Our protocol here at Motor Trend is to subject every "of the Year" winner to a long-term test, to see if our affection wanes over time. Some winners lose luster as the months mount, while others continue to shine, reaffirming our verdict with every click of the odo. The more we drive it, the more we love it. The Mazda CX-9 was such a vehicle. As editor at large Arthur St. Antoine puts it: "The CX-9 superbly balances roominess and utility with rewarding performance and handling." Sounds like the definition of a Sport/Utility of the Year to us.

From The Logbook

"It's not one to take over the rocks or into deep mud, but I'd gladly have this for a long drive, especially one that could include a detour on curvy two-lane highways."
- Allyson Harwood

"Love the constantly updating gear display. Instead of just showing 'D,' it always reveals what gear the transmission is currently in-useful when you're thinking of pulling the lever into manual mode and want to know what gear you'll get first."
- Arthur St. Antoine

"The CX-9's AWD was reassuring on the few gravel roads we meandered onto, its side mirrors are big, there's plenty of power, the six-speed transmission is a silky wonder, and the interior is relentlessly attractive."
- Kim Reynolds

"The CX-9 seems an acceptable substitute for an Audi Q7-it's almost as good to drive and almost as stylish for much less money."
- Rory Jurnecka


Our Car
Base price $35,250
Options Rear Seat Entertainment System ($2560: Bose audio, DVD, in-dash six-CD chgr, 115 V outlet); GT Assist Package ($2500:nav, rearview camera, power hatch, Bluetooth); Towing Package ($525), Sirius radio ($430), Auto-Dimming mirror ($275)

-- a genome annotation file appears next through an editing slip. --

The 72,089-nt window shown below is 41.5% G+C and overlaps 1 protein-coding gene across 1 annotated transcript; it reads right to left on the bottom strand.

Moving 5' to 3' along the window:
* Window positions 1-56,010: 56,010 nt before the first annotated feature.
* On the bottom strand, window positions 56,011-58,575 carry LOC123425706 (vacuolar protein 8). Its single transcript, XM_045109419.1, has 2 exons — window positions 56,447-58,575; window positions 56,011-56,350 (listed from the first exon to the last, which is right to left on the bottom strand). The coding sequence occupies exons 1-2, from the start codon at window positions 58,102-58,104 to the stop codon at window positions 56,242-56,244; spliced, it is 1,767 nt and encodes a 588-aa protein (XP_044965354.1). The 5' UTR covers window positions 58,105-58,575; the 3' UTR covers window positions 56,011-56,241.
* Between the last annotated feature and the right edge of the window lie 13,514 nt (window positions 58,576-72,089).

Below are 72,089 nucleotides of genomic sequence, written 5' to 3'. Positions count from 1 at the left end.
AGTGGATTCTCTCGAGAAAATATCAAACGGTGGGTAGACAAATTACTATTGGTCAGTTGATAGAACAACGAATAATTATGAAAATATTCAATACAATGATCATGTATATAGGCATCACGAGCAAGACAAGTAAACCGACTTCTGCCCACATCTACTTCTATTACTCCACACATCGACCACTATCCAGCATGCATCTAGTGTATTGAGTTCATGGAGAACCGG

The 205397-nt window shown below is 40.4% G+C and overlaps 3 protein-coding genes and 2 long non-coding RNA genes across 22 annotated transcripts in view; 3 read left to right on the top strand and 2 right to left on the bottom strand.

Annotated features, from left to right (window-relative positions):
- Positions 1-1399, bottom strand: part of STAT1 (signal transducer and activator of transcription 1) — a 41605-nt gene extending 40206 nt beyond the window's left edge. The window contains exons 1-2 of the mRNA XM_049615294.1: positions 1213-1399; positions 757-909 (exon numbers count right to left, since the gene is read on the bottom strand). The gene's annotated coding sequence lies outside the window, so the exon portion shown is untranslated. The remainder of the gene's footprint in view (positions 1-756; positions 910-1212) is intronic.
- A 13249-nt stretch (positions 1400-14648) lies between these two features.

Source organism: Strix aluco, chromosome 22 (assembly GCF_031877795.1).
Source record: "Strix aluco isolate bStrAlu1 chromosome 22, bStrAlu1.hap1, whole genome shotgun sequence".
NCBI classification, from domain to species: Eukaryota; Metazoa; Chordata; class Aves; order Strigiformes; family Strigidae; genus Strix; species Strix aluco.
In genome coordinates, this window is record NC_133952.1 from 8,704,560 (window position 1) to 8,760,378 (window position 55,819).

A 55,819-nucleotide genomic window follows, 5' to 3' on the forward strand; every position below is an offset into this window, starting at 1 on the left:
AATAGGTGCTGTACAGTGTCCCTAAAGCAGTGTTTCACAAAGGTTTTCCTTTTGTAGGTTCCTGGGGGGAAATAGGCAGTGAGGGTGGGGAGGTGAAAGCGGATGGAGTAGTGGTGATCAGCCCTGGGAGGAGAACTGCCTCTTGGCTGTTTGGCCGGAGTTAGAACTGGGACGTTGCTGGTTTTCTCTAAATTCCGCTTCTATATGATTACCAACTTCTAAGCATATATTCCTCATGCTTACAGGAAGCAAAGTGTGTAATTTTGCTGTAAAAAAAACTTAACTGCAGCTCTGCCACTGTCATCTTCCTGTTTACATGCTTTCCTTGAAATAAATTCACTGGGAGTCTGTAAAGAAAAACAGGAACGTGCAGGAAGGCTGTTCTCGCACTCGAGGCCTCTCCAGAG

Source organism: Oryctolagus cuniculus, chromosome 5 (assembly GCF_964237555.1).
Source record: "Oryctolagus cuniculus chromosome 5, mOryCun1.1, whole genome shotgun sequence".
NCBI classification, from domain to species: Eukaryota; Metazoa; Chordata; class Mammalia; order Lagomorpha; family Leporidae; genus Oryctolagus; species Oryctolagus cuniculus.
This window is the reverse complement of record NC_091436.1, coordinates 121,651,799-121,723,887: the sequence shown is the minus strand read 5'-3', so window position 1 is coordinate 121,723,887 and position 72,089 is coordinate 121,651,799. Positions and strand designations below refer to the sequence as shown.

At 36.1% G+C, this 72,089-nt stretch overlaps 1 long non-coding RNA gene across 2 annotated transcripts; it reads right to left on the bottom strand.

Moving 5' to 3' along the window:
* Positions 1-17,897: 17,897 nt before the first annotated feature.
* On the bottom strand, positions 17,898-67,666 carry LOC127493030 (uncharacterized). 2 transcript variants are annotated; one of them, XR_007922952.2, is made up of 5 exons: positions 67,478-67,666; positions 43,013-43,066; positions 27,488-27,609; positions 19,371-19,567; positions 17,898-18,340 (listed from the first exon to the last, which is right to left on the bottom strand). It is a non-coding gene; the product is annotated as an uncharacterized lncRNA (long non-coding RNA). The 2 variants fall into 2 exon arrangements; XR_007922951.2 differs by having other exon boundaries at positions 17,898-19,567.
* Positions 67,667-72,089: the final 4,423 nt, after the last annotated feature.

MSRP, as tested $41,540
Total mileage 37,248
Avg fuel economy 17.0 mpg
Problem areas Satellite radio
Maintenance cost $617.01
Normal-wear cost $491
Three-year residual value* $19,524
Recalls None
*Automotive Lease Guide


2008 Mazda CX-9 GT AWD
POWERTRAIN/CHASSIS
Drivetrain layout Front engine, AWD
Engine Type 60 V-6, alum block/heads
Valvetrain DOHC, 4 valves/cyl
Displacement 227.4 cu in/3726 cc
Compression ratio 10.3:1
Power (SAE net) 273 hp @ 6250 rpm
Torque (SAE net) 270 lb-ft @ 4250 rpm
Redline 6500 rpm
Weight to power 16.9 lb/hp
Transmission 6-speed auto
Axle/final/low ratio 3.46:1/2.37:1/-
Suspension, front; rear Struts, coil springs, anti-roll bar; multilink, coil springs, anti-roll bar
Steering ratio 16.3:1
Turns lock-to-lock 3.1
Brakes, f;r 12.6-in vented disc; 12.8-in vented disc, ABS
Wheels 7.5 x 20 in, cast aluminum
Tires 245/50R20 102V, Bridgestone Dueler H/L 400
DIMENSIONS
Wheelbase 113.2 in
Track, f/r 65.1/64.7 in
Length x width x height 199.8 x 76.2 x 68.0 in
Turning circle 37.4 ft
Curb weight 4624 lb
Weight dist., f/r 55/45%
Seating capacity 7
Headroom, f/m/r 38.4/39.0/35.4 in
Legroom, f/m/r 40.9/39.8/32.4 in
Shoulder room, f/m/r 59.4/58.7/56.9 in
Cargo vol behind, f/m/r 100.7/48.4/17.2 cu ft
TEST DATA
Acceleration to mph
0-30 2.6 sec
0-40 4.1
0-50 5.9
0-60 7.8
0-70 10.4
0-80 13.5
0-90 17.0
Quarter mile 16.0 sec @ 87.5 mph
Braking, 60-0 mph 125 ft
Lateral acceleration 0.78 g (avg)
MT figure eight 28.0 sec @ 0.59 g (avg)
Top-gear revs at 60 mph 1750 rpm
CONSUMER INFO
Stability/traction control Yes/yes
Airbags Dual front, front side, f/m/r curtain
Basic warranty 3 yrs/36,000 miles
Powertrain warranty 5 yrs/60,000 miles
Roadside assistance 3 yrs/36,000 miles
Fuel capacity 20.1 gal
EPA city/hwy econ 20/26 mpg
Co2 emisssions 1.13 lb/mile
Required fuel Regular